Learning how to take care of your teeth is as much a part of growing up as learning to tie your shoes, recite the alphabet, or memorize the multiplication tables. However, when it comes to our teeth, many of us still have a thing or two to learn. Here are 5 facts about your pearly whites that you might not know, even after all these years.
1. Your teeth’s best friend might not be your toothbrush.
Oh, sure, a toothbrush and a strand of floss wielded often and wisely will do wonders for your teeth. You should use both.
But your teeth’s first line of defense against what you put in your mouth is something that’s already there. Tooth decay is caused by bacteria that feed on sugars from food and drinks. That bacteria called plaque can stick to your teeth, producing acids that eat through the enamel on your teeth. Saliva, that trusty old friend, helps rinse out your mouth and neutralize that process. If you have a dry mouth, getting the same result could be tough. People who take lots of meds can be especially susceptible to dry mouth and possible tooth decay. Another good choice: Keep a bottle of water handy. It’ll do your teeth some good.
2. Snacking and sipping may be hurting your teeth.
Worse than a big old piece of chocolate cake after dinner or that mid-afternoon Snickers break is the non-stop snack-snack-snacking or sip-sip-sipping that goes on in offices and schools across America.
Remember, the acids created by the bacteria that attack all that carbohydrate-laden stuff you swallow whether it’s that spoonful of sugar in your morning coffee or that nicely glazed donut is what get at your teeth. So the more often you eat sugars and other carbs, the more often those acids get a chance to chip away at your choppers.
In short, it’s better (for your teeth, at least) to pig out once than to eat a lot of little meals.
3. Yes, you can get too much fluoride, but…
The naturally occurring mineral fluoride can help prevent tooth decay. That’s not disputed.
How much fluoride is too much is the question. Because of ever-increasing sources, including naturally occurring; fluoride added to community water supplies; and what you get in mouthwashes, toothpastes, and elsewhere, the U.S. Department of Health and Human Services recommended in 2010 to limit the amount of fluoride in community drinking water, dropping it from a previous range of 0.7 to 1.2 milligrams per liter to a flat 0.7. Many people were concerned with cases of fluorosis, a condition that causes cosmetic white spots on teeth. But those cases are almost always mild or very mild. Still, it’s a good idea to make sure your community has safe levels of fluoride in its drinking water. Be careful how much other fluoride you use. And keep an eye out for kids. Children up to 3 should use a rice-sized smear of fluoridated toothpaste. Kids from 3-6 should use a pea-sized amount.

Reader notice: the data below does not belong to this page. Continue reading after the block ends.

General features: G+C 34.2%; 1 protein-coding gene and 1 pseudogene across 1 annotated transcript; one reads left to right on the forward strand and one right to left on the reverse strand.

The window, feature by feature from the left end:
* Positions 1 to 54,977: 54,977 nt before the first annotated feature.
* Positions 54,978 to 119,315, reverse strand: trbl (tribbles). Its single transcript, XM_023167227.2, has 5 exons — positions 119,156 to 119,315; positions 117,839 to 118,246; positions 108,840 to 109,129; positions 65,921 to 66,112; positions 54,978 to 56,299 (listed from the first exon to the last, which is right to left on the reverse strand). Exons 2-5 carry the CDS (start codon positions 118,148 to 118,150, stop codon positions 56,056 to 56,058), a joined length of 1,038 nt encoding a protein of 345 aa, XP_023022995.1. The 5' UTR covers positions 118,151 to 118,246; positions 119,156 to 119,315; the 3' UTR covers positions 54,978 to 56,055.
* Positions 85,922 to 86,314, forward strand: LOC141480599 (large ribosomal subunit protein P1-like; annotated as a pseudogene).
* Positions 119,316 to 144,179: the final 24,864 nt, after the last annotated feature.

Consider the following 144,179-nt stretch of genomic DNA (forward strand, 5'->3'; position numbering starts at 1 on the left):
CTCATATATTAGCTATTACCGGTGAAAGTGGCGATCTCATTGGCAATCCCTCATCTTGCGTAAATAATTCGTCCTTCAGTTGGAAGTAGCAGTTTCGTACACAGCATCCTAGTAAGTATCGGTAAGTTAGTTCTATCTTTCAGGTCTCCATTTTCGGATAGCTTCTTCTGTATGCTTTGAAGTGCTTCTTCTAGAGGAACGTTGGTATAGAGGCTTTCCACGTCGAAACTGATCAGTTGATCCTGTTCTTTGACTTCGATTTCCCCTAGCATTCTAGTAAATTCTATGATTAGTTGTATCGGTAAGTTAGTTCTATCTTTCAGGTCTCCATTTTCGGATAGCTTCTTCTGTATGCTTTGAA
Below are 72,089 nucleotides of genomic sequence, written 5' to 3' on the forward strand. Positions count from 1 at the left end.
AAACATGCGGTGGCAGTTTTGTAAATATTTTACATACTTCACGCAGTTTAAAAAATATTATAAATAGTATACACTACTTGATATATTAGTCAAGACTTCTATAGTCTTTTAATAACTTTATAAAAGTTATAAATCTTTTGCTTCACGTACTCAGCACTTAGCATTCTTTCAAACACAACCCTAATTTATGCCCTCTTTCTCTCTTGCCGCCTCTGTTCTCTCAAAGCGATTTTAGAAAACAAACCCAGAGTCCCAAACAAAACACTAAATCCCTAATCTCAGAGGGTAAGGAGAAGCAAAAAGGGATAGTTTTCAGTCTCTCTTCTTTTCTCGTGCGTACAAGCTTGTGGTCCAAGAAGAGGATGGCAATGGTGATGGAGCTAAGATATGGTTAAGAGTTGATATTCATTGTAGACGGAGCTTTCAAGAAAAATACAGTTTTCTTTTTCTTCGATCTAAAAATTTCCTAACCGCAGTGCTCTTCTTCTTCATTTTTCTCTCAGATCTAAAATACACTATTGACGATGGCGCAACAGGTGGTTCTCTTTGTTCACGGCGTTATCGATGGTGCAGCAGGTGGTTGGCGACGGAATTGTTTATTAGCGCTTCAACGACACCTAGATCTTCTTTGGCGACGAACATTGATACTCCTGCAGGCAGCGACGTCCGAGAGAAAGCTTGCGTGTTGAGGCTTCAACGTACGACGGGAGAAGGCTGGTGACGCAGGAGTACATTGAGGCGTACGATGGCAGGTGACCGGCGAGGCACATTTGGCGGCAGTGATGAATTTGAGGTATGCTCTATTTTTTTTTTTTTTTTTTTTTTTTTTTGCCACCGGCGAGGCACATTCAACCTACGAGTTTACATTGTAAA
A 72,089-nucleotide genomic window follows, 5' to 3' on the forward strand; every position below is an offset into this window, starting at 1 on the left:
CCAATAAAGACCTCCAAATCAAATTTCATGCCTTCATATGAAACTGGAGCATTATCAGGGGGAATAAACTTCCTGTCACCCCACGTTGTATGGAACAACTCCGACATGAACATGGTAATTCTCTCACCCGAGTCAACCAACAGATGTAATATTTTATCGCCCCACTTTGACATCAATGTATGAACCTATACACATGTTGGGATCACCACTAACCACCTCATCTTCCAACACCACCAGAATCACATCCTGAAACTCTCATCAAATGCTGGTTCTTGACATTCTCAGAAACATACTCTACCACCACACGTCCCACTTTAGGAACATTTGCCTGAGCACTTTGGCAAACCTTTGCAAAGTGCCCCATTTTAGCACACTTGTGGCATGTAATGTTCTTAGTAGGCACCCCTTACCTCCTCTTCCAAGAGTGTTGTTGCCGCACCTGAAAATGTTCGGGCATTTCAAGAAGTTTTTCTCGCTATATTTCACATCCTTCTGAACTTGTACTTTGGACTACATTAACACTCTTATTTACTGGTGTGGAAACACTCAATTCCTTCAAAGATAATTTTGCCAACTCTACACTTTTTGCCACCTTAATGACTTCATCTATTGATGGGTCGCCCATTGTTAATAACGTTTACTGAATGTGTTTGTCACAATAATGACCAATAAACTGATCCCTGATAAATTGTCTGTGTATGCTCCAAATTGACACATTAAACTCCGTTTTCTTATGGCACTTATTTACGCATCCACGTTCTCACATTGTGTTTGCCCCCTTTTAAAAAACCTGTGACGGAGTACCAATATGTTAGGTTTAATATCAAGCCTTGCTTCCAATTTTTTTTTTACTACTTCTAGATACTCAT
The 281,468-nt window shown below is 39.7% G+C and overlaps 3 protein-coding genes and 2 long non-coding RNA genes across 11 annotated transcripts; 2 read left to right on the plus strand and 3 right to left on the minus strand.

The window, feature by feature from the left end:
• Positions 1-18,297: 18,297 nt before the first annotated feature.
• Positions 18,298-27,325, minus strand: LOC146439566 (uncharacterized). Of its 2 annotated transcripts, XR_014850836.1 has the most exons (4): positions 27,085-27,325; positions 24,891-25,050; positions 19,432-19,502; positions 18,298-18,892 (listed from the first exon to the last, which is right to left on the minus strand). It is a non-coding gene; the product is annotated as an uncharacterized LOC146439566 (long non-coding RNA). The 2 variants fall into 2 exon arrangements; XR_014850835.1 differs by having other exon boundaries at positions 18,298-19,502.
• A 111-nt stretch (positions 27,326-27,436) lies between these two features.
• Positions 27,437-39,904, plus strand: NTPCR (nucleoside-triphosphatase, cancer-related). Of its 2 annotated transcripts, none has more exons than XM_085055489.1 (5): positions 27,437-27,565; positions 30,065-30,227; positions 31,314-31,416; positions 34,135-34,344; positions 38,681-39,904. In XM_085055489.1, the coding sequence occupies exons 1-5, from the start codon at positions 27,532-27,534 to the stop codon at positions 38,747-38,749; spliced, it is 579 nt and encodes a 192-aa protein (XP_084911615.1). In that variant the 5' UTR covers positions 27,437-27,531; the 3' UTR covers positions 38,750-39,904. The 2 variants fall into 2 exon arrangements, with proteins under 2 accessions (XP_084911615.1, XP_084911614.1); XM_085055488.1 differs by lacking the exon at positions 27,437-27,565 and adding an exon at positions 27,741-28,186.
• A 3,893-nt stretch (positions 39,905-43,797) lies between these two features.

4. Toothpaste should be spat out, but not necessarily rinsed away.
Other than just being awfully gross, if you (or a kid in the house) makes a habit of swallowing toothpaste, you (or that kid) stand a chance of getting too much fluoride. As the tube says, don’t swallow.
But it’s not necessary to rinse afterward. He says you can rinse, but the longer the fluoride stays in contact with your teeth, the more effective it can have in preventing tooth decay.
5. Your teeth can be an indicator of your overall health.
One in 7 adults aged 35 to 44 has gum disease. For adults older than 65, that increases to 1 in every 4.
That’s a problem, because tooth decay and other infections in the mouth may be associated with health problems such as heart disease, stroke, and diabetes.
I think people need to realize that the bacteria and theinflammation associated with your body fighting the bacteria can affect other areas of the body. We don’t quite understand all of this yet. But we know there’s a link.